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Take care of your pets this summer

It has been ridiculously hot the past few weeks, but that really doesn’t come as any surprise because this is typical of summertime in Alabama – air so hot and so thick with humidity it’s like trying to drink mud through a straw.

While we’ve all gone about our daily routines and tried to keep cool as best we can, there’s one subsection of the population that can’t trot to the nearest air-conditioned building or stop in at a convenience store for an ice-cold beverage if the heat gets to be too much.

That subsection I’m referring to is the animal population in this county, and after some of the things I’ve witnessed in the past few weeks, I felt the need to address the topic of responsible pet ownership.

Irresponsible pet owners are one of my biggest pet peeves.

For the life of me, I will never understand why someone feels the need to own a pet, but then stick it in a tiny pen in the hot yard and barely give it a second thought.

What purpose is that serving?

Instances of irresponsible pet owners are common at any time or season, but I especially get sad this time of year when I see animals confined to a small pen or tied to a short rope or chain who are having to just bake in the unrelenting sunlight day after day.

In fact, on my route to and from work, I’ve seen at least four animals who fit this description.

So what can be done to fix this problem?

Well, for starters, if you have a pet and it is not spayed or neutered, go have it done.

The last thing we need is more unwanted animals being born into this world where they are unwanted, unloved, and uncared for.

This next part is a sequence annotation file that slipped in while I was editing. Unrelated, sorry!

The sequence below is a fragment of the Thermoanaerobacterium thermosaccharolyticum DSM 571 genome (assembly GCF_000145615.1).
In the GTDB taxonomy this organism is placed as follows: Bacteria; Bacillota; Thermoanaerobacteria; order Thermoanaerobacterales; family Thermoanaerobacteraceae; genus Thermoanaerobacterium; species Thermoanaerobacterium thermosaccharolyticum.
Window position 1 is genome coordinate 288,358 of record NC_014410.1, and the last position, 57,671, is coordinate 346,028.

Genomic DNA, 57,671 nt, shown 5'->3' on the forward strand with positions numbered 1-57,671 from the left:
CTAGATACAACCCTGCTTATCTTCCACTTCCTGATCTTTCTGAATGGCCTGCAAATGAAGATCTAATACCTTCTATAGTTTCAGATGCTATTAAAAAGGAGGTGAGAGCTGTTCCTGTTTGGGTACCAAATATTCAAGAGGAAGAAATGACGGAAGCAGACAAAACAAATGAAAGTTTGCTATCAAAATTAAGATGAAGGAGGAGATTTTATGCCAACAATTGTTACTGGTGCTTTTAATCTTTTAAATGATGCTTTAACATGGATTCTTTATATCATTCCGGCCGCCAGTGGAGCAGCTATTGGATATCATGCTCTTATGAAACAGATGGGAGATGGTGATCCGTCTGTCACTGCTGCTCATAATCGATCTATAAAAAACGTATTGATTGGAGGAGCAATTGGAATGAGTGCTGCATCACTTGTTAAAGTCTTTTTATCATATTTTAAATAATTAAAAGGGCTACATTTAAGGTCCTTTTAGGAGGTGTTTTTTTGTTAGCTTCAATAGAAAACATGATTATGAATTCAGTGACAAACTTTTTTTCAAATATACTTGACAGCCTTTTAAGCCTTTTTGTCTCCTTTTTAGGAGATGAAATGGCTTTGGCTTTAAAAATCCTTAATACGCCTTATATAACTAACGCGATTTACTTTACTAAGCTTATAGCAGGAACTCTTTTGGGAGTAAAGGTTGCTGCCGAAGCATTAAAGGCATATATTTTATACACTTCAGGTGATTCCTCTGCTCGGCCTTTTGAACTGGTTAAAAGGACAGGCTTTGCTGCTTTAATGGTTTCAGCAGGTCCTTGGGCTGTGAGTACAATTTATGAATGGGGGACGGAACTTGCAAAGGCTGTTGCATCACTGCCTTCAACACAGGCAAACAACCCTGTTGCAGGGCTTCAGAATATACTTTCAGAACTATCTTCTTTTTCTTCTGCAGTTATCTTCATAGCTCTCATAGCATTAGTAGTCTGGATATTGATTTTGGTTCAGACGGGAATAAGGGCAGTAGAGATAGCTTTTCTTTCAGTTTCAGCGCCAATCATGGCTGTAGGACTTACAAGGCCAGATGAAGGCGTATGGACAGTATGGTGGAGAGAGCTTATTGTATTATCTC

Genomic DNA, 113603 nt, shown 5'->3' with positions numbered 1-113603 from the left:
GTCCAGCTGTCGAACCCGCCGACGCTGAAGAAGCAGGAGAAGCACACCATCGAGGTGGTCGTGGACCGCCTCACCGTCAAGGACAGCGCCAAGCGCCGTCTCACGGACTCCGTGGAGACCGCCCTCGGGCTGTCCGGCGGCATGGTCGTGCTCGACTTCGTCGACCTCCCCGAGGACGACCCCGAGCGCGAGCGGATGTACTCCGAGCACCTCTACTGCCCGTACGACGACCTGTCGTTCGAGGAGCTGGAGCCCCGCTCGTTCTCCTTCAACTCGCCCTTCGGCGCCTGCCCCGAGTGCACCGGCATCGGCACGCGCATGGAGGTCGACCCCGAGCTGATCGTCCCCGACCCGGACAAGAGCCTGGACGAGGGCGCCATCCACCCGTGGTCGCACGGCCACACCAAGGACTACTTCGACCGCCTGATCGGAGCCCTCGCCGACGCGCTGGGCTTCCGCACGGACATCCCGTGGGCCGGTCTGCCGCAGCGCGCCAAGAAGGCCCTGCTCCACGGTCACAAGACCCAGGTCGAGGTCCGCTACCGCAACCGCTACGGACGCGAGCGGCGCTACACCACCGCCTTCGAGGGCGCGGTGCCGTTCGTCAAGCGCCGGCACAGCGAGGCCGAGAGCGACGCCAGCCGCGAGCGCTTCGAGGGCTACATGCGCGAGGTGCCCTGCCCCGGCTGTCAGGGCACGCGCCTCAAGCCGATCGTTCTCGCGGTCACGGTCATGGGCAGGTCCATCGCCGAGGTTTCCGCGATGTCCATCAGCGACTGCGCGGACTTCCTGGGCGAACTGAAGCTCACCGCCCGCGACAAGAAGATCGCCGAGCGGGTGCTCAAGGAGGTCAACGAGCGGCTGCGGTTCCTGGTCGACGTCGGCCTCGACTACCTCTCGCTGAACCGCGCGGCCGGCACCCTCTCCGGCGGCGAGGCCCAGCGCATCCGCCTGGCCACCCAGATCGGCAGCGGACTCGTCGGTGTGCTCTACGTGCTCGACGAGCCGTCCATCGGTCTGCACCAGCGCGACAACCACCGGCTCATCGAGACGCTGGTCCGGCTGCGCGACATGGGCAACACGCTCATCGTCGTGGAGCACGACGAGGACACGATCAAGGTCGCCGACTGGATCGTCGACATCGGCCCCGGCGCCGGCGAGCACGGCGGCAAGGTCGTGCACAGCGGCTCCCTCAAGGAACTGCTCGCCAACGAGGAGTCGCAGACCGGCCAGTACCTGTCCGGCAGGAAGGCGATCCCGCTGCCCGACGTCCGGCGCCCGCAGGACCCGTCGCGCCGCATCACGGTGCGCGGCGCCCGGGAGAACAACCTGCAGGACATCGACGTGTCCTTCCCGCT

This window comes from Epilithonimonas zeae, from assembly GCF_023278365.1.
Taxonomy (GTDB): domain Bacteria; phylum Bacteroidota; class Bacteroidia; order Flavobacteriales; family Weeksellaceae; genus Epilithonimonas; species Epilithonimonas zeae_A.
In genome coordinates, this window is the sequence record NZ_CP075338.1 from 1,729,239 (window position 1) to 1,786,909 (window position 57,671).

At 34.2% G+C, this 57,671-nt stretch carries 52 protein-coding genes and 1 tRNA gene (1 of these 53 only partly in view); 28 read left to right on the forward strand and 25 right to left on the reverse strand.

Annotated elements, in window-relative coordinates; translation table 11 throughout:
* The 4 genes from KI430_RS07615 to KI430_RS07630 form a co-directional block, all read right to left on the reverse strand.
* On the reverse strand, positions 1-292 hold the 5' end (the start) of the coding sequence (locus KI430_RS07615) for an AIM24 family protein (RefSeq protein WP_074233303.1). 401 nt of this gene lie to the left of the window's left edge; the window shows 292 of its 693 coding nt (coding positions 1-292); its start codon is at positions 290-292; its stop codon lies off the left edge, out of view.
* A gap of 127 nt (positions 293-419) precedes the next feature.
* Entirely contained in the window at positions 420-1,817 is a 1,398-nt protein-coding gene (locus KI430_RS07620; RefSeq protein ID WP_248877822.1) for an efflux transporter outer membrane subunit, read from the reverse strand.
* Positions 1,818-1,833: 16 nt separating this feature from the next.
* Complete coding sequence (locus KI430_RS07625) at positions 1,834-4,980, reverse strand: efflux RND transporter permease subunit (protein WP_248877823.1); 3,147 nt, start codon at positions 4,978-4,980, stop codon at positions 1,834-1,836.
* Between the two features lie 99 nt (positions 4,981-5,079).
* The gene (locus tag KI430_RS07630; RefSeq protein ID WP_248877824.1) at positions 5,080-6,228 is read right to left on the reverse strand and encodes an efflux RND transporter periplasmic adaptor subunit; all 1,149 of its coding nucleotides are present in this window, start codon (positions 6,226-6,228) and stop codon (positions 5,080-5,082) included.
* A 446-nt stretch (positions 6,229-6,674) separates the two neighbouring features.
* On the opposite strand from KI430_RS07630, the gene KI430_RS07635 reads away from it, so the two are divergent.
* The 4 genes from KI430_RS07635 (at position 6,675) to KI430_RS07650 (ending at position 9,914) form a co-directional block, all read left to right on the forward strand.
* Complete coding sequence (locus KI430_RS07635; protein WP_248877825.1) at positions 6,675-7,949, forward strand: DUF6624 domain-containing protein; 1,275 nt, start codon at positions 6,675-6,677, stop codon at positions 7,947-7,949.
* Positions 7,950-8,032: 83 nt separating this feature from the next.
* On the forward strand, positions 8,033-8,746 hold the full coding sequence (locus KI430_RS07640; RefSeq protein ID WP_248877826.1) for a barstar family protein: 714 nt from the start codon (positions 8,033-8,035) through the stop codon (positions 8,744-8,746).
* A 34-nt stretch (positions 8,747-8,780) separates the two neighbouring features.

The abundance of feral animals makes it very difficult to find decent homes for any of them.

Second, if you have a pet and it must stay outside, please provide it with adequate shade and clean drinking water – something that is imperative during these hot summer months.

A tiny, closed-in, no-ventilation dog or cat house is not adequate and might as well be an oven for the kind of protection it offers on days like we’ve had this week.

Try putting the pen under the shade of a tree or half cover the pen with a tarp if a shade tree isn’t available.

And keep the water clean, and cool. Dirty bowls and filthy water won’t help an animal stay hydrated in the heat.

Third, give your pet some attention and make sure they are taken care of. Animals need proper socialization and attention.

Lastly, if you cannot provide this type of environment for your pet, you may want to consider finding it a home where this kind of attention can be provided.

There is absolutely no sense in owning a pet they you can’t take care of, can’t spend time with, and that is nothing more than a lawn decoration.

Being a responsible pet owner isn’t rocket science, but it does take some time and effort.

If you think you might need to find a different home for your pet, there are organizations, such as Shoals P.A.W.S., who will help you try to find adequate homes.